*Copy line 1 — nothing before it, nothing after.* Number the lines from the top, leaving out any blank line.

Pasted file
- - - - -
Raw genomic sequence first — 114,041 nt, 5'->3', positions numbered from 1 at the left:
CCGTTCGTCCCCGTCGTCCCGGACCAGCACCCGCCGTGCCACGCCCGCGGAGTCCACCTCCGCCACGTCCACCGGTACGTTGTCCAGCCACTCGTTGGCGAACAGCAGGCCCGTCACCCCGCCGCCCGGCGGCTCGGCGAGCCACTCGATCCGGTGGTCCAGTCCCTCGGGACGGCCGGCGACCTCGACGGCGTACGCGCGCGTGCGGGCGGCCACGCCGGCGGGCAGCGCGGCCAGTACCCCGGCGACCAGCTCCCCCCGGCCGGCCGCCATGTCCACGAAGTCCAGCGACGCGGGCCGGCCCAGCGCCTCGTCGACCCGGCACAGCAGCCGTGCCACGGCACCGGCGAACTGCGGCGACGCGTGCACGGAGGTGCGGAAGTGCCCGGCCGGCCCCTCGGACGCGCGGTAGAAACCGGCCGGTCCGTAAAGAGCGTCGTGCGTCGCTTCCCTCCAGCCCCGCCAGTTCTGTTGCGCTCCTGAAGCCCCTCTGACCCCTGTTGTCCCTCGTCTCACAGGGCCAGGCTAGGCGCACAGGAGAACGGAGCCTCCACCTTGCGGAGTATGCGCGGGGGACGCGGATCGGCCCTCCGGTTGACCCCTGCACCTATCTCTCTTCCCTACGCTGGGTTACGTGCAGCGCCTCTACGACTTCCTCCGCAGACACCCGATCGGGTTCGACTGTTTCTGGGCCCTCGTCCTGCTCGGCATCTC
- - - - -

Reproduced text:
Raw genomic sequence first — 114,041 nt, 5'->3', positions numbered from 1 at the left: